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WIREs Syst Biol Med
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Mitochondrial metabolic remodeling in response to genetic and environmental perturbations

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Mitochondria are metabolic hubs within mammalian cells and demonstrate significant metabolic plasticity. In oxygenated environments with ample carbohydrate, amino acid, and lipid sources, they are able to use the tricarboxylic acid cycle for the production of anabolic metabolites and ATP. However, in conditions where oxygen becomes limiting for oxidative phosphorylation, they can rapidly signal to increase cytosolic glycolytic ATP production, while awaiting hypoxia‐induced changes in the proteome mediated by the activity of transcription factors such as hypoxia‐inducible factor 1. Hypoxia is a well‐described phenotype of most cancers, driving many aspects of malignancy. Improving our understanding of how mitochondria change their metabolism in response to this stimulus may therefore elicit the design of new selective therapies. Many of the recent advances in our understanding of mitochondrial metabolic plasticity have been acquired through investigations of cancer‐associated mutations in metabolic enzymes, including succinate dehydrogenase, fumarate hydratase, and isocitrate dehydrogenase. This review will describe how metabolic perturbations induced by hypoxia and mutations in these enzymes have informed our knowledge in the control of mitochondrial metabolism, and will examine what this may mean for the biology of the cancers in which these mutations are observed. WIREs Syst Biol Med 2016, 8:272–285. doi: 10.1002/wsbm.1334 This article is categorized under: Biological Mechanisms > Metabolism Physiology > Mammalian Physiology in Health and Disease
Hypoxia‐induced changes in mitochondrial metabolism. Changes that have been described to occur in human mitochondria under hypoxia are shown on a background of normoxic metabolism. Hypoxia‐induced changes in pathway use are shown as thicker lines, while the reversal of succinate dehydrogenase (SDH) activity is shown as a blue line. Metabolic enzymes are shown in red. Abbreviations: AcCoA, acetyl CoA; ACO1, cytosolic aconitase; ACO2, mitochondrial aconitase; ADSS, adenylosuccinate synthetase; ADSL, adenylosuccinate lyase; a‐KG, α‐ketoglutarate; a‐KGDH, α‐ketoglutarate dehydrogenase; Asp, aspartate; Cit, citrate; FAD+, flavin adenine dinucleotide; FADH2, reduced flavin adenine dinucleotide; Fum, fumarate; Glc, glucose; Gln, glutamine; Glu, glutamate; IDH1, cytosolic isocitrate dehydrogenase; IDH2, mitochondrial isocitrate dehydrogenase; Lac, lactate; LDH, lactate dehydrogenase; Mal, malate; NAD+, nicotinamide adenine dinucleotide; NADH, reduced nicotinamide adenine dinucleotide; OAA, oxaloacetate; PC, pyruvate carboxylase; PDH, pyruvate dehydrogenase; PDK1, pyruvate dehydrogenase kinase 1; Pyr, pyruvate; ROS, reactive oxygen species; Suc, succinate.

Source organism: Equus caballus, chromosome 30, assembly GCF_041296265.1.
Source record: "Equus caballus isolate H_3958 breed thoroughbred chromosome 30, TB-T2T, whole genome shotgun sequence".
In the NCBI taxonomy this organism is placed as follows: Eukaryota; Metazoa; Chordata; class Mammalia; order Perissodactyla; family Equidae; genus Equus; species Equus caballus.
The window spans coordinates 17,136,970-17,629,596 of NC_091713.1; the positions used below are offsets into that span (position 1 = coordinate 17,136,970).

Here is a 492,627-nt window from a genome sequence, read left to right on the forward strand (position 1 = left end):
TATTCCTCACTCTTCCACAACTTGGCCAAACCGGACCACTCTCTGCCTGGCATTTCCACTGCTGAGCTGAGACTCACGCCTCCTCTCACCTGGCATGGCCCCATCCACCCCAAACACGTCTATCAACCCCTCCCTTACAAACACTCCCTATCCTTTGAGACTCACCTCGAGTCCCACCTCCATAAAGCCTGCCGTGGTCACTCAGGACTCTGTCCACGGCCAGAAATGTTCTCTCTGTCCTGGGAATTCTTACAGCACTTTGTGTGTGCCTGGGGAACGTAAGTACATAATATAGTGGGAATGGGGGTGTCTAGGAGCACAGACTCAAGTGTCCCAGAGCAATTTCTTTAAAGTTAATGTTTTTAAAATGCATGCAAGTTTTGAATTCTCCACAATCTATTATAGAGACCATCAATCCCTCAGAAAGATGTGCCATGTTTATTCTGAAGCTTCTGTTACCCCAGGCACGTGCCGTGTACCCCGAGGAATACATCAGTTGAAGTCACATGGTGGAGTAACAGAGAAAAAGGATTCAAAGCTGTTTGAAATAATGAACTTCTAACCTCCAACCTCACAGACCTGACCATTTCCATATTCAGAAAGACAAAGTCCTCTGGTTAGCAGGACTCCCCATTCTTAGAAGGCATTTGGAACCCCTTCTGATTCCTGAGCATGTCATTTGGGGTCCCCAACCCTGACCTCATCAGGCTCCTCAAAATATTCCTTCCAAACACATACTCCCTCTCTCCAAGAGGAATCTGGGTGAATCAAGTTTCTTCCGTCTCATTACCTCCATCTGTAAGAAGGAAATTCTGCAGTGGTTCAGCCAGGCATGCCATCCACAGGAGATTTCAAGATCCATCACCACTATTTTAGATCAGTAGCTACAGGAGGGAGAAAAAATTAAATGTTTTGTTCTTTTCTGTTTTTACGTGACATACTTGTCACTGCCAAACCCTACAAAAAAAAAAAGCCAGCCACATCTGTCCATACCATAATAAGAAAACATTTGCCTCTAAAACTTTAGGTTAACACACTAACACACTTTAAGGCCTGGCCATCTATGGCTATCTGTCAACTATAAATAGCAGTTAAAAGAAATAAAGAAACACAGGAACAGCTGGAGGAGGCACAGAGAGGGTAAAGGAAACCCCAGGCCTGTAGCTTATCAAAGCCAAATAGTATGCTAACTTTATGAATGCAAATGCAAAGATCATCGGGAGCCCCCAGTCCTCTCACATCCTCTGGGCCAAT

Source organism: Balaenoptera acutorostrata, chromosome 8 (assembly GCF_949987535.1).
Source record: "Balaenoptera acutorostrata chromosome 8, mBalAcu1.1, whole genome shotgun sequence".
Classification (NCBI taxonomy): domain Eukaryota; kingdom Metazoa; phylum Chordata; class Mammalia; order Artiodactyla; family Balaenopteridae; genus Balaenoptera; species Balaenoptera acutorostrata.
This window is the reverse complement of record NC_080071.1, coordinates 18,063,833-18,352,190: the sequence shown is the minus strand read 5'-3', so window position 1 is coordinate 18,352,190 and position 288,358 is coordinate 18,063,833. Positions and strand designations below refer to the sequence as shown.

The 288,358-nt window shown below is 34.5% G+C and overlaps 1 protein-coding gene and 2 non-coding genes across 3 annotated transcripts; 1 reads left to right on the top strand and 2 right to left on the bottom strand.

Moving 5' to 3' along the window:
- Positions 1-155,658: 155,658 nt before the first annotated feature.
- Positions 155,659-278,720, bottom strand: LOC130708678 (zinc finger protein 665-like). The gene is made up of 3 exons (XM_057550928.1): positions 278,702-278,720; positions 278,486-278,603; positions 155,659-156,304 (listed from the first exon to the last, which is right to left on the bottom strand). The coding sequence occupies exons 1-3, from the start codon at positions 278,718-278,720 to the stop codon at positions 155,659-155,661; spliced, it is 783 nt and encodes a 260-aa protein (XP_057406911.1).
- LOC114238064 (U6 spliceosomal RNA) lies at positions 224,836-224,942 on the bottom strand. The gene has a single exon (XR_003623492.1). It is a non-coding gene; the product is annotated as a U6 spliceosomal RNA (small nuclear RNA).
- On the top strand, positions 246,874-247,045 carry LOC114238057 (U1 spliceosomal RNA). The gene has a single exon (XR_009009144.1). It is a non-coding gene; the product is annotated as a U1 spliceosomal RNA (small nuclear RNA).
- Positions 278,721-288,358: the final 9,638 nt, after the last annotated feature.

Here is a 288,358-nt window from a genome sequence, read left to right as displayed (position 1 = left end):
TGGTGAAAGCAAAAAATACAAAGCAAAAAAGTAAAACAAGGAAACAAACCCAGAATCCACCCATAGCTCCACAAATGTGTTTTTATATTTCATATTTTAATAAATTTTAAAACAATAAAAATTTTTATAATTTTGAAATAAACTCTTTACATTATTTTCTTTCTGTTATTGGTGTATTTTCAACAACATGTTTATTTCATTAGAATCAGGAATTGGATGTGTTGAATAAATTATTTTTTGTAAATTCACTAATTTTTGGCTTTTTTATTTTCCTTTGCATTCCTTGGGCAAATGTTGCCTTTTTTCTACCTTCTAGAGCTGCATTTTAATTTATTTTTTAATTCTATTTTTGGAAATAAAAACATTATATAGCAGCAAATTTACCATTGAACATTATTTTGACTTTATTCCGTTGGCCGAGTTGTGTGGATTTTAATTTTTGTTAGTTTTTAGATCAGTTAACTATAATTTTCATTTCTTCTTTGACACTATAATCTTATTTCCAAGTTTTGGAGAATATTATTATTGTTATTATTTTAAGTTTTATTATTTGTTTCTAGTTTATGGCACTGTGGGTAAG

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Succinate dehydrogenase (SDH) (a) and fumarate hydratase (FH) (b) mutation‐mediated alterations in mitochondrial metabolism. Metabolic pathways that have been shown to be used in cells or tumors containing these mutations are shown. Pathways that are likely to be used, but have not yet been shown are marked with ‘?’ Abbreviations: AcCoA, acetyl CoA; ACO2, mitochondrial aconitase; a‐KG, α‐ketoglutarate; Asp, aspartate; BR, bilirubin; BV, biliverdin; Cit, citrate; Fum, fumarate; Glc, glucose; Gln, glutamine; Glu, glutamate; GSH, reduced glutathione; Gly, glycine; Lac, lactate; OAA, oxaloacetate; PC, pyruvate carboxylase; PDH, pyruvate dehydrogenase; PDK1, pyruvate dehydrogenase kinase 1; Pyr, pyruvate; Suc, succinate.
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